ODYSSEUS: And raced him round the walls till down he fell exhausted. A famous victory.

Salter’s performance is hugely enjoyable on audio, but it makes me ponder a question I asked myself several times when listening to The Myth Makers: would this work as well if I could see the pictures? Because it’s a BIG performance. Would it be too big onscreen?  Would all that bluster detract rather than enhance?

It’s a similar story with Barrie Ingham’s portrayal of Paris, of whom I think not one photo is known to exist. Paris is written as cowardly, camp and ineffectual, and it sounds like Ingham has launched his performance from there. In the second episode, he’s creeping around whispering Achilles’ name when he’s meant to be shouting it out in challenge. When he defends his decision to drag the TARDIS into Troy, he splutters and stumbles in classic sitcom cadence. Again, too much or pitched just right? It’s comic sure, but is there any other way to play dialogue like this:

PARIS: And I will not tolerate interference from a fortune-teller of notorious unreliability!
CASSANDRA: How dare you! I am High Priestess of Troy!
PARIS: All right then, get back to your temple before you give us all galloping religious mania. Oh really, Father. I can’t tolerate another of her tedious tirades at the moment.

It’s clearly not meant to be played with great seriousness. Someone who is playing it seriously, though no less exuberantly, is Frances White as Cassandra. If she’s not shrieking, she’s spitting verbal venom and White never misses an opportunity to turn it up to 11. Photos of her have only come to light in recent years and show her as dressed quite simply, and looking rather mild mannered. This wasn’t how I pictured her at all. In my mind she was tall and fierce with banshee wild hair. How does the image match up with the vocal performance? Let’s hope we find out.

And this question – how did this story balance its audio and visual elements – echoes another: how did it balance the comedy and the tragedy?  The story is famous for its sudden u-turn in tone in its final episode. From the sounds of it, the deaths of funny old Priam, Paris and Cassandra, discovered when the audience see their corpses lying on the palace floor, are as stark as they are bleak. What on earth did audiences make of it? Did they stick with it, or turn off in confusion?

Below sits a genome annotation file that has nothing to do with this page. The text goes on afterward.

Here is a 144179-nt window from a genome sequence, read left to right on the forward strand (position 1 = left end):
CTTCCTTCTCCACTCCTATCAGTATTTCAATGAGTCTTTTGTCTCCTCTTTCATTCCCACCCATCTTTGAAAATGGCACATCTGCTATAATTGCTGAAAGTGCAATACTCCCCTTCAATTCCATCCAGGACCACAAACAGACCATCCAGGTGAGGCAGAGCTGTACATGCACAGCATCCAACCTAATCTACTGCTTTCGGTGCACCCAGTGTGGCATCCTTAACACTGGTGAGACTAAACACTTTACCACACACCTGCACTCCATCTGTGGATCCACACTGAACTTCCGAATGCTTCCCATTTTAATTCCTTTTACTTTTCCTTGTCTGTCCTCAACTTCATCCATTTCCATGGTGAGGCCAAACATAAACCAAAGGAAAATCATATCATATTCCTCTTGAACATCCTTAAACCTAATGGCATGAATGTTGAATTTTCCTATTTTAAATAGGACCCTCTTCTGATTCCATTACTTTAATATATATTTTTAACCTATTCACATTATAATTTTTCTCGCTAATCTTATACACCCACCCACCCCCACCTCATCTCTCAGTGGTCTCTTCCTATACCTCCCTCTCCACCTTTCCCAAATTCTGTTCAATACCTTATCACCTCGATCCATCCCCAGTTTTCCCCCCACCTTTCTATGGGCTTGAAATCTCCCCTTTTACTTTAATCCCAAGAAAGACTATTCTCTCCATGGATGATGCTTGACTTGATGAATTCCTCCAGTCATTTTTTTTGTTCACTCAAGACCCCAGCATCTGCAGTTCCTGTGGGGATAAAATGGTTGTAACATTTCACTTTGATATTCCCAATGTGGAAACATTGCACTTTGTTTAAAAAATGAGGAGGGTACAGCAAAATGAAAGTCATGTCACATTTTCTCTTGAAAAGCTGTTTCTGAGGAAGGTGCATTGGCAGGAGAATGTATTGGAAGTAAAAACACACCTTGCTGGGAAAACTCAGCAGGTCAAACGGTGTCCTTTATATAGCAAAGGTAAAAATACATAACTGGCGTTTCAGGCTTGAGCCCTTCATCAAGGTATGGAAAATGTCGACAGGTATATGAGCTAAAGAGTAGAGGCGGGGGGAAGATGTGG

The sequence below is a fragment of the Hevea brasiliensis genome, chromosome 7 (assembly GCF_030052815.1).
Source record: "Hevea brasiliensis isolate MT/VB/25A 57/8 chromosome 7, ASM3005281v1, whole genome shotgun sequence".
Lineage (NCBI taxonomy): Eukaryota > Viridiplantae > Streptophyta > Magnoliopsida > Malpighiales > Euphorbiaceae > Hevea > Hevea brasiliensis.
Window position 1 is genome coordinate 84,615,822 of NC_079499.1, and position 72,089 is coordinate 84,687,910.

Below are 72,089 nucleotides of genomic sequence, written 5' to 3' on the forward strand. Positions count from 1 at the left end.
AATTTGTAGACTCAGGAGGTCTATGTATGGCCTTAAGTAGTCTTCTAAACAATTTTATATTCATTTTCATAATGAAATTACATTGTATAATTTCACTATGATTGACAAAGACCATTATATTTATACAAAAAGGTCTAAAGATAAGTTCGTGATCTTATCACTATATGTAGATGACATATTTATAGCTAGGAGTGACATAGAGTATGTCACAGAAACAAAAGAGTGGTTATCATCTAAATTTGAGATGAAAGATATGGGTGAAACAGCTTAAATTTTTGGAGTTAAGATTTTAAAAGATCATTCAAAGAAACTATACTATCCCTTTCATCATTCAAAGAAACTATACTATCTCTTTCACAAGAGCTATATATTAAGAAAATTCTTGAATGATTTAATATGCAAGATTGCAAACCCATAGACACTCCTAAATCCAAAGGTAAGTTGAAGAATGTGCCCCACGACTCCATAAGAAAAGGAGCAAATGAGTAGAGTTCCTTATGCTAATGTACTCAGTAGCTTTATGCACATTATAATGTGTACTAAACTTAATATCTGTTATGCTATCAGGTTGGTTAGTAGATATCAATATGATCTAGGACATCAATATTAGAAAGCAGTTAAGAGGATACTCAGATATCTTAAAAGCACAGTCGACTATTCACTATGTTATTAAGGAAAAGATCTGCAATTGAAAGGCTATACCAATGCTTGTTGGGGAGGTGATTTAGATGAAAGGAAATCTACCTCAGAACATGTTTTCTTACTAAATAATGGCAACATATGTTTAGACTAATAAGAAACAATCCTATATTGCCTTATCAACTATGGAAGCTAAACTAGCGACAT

Then there’s the story’s unusually adult approach to talking about sex. It’s odd enough hearing Hartnell’s Doctor tell Agamemnon “your wife is unfaithful to you”. But then there’s Odysseus asking the Doctor to tell “a tale or two of Aphrodite” (“I refuse to enter into any kind of vulgar bawdry,” he retorts). Cassandra calls Vicki “some drab of Agamemnon’s” and probably the less said about the matter of fact way in which a 16 year old girl is left to marry a 17 year old soldier the better.

As the story goes on, it gets more and more ambitious. I can just about imagine what scenes set in Agamemnon’s tent or Priam’s palace or the Trojan dungeons looked like. But what about that horse being dragged into Troy? What did that look like? What about the inside of the horse itself, with the Doctor and Odysseus trading barbs like an old married couple? The audio release contains a line of explanatory dialogue which describes the Doctor’s exit from the horse as “the Doctor climbs awkwardly down the rope”. I bet he doesn’t though. I can’t imagine Hartnell climbing down any rope, no matter how awkwardly.

The sacking of Troy in the final episode, is particularly mysterious. It sounds like a grand affair, but I’m sure, knowing Doctor Who’s budget, it’s just hurriedly costumed extras fighting unconvincingly in studio sets. But, more hopefully perhaps we can imagine that it’s an exercise in being economic about what the story actually shows. After all The Myth Makers does a lot of this.

For instance, we never meet Helen, who, along with Paris indulged in the vulgar bawdry that was the catalyst for the war. Vicki is gushing about Troilus before he’s even seen on screen (as far as I can tell, despite being a pivotal character, we don’t see his face until the third episode). And her departure gives this story one last chance to wrongfoot the viewer.